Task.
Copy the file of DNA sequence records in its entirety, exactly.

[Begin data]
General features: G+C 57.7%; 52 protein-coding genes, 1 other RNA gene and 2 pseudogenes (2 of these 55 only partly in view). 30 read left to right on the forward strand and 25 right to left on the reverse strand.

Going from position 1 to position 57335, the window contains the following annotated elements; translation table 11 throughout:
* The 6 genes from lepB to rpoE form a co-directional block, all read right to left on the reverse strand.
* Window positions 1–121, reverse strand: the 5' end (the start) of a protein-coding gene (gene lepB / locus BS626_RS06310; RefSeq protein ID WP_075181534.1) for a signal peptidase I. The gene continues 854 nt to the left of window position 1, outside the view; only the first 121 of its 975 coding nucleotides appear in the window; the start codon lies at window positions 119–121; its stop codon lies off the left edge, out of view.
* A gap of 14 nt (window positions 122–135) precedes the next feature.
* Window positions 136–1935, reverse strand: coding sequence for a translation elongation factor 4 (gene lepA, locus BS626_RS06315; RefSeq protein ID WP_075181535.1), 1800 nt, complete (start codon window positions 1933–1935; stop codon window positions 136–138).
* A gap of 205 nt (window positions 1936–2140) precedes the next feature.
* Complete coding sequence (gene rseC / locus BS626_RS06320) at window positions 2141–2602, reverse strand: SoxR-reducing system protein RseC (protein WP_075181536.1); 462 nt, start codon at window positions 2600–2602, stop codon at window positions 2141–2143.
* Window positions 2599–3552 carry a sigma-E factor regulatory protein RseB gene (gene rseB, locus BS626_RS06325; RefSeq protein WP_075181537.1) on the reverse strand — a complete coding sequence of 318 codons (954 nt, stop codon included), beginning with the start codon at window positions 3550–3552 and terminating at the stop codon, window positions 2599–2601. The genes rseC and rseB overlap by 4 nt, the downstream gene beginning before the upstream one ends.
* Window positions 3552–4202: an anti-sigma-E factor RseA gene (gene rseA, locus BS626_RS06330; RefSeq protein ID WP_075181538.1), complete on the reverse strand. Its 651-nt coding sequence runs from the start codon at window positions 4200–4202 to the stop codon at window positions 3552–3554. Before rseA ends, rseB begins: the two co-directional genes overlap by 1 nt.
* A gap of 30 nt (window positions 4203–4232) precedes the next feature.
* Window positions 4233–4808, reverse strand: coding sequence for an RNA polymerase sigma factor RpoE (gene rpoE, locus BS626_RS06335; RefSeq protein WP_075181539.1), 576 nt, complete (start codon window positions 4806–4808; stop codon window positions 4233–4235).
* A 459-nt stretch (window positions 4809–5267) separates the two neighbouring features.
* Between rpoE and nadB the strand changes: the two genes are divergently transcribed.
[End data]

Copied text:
General features: G+C 57.7%; 52 protein-coding genes, 1 other RNA gene and 2 pseudogenes (2 of these 55 only partly in view). 30 read left to right on the forward strand and 25 right to left on the reverse strand.

Going from position 1 to position 57335, the window contains the following annotated elements; translation table 11 throughout:
* The 6 genes from lepB to rpoE form a co-directional block, all read right to left on the reverse strand.
* Window positions 1–121, reverse strand: the 5' end (the start) of a protein-coding gene (gene lepB / locus BS626_RS06310; RefSeq protein ID WP_075181534.1) for a signal peptidase I. The gene continues 854 nt to the left of window position 1, outside the view; only the first 121 of its 975 coding nucleotides appear in the window; the start codon lies at window positions 119–121; its stop codon lies off the left edge, out of view.
* A gap of 14 nt (window positions 122–135) precedes the next feature.
* Window positions 136–1935, reverse strand: coding sequence for a translation elongation factor 4 (gene lepA, locus BS626_RS06315; RefSeq protein ID WP_075181535.1), 1800 nt, complete (start codon window positions 1933–1935; stop codon window positions 136–138).
* A gap of 205 nt (window positions 1936–2140) precedes the next feature.
* Complete coding sequence (gene rseC / locus BS626_RS06320) at window positions 2141–2602, reverse strand: SoxR-reducing system protein RseC (protein WP_075181536.1); 462 nt, start codon at window positions 2600–2602, stop codon at window positions 2141–2143.
* Window positions 2599–3552 carry a sigma-E factor regulatory protein RseB gene (gene rseB, locus BS626_RS06325; RefSeq protein WP_075181537.1) on the reverse strand — a complete coding sequence of 318 codons (954 nt, stop codon included), beginning with the start codon at window positions 3550–3552 and terminating at the stop codon, window positions 2599–2601. The genes rseC and rseB overlap by 4 nt, the downstream gene beginning before the upstream one ends.
* Window positions 3552–4202: an anti-sigma-E factor RseA gene (gene rseA, locus BS626_RS06330; RefSeq protein ID WP_075181538.1), complete on the reverse strand. Its 651-nt coding sequence runs from the start codon at window positions 4200–4202 to the stop codon at window positions 3552–3554. Before rseA ends, rseB begins: the two co-directional genes overlap by 1 nt.
* A gap of 30 nt (window positions 4203–4232) precedes the next feature.
* Window positions 4233–4808, reverse strand: coding sequence for an RNA polymerase sigma factor RpoE (gene rpoE, locus BS626_RS06335; RefSeq protein WP_075181539.1), 576 nt, complete (start codon window positions 4806–4808; stop codon window positions 4233–4235).
* A 459-nt stretch (window positions 4809–5267) separates the two neighbouring features.
* Between rpoE and nadB the strand changes: the two genes are divergently transcribed.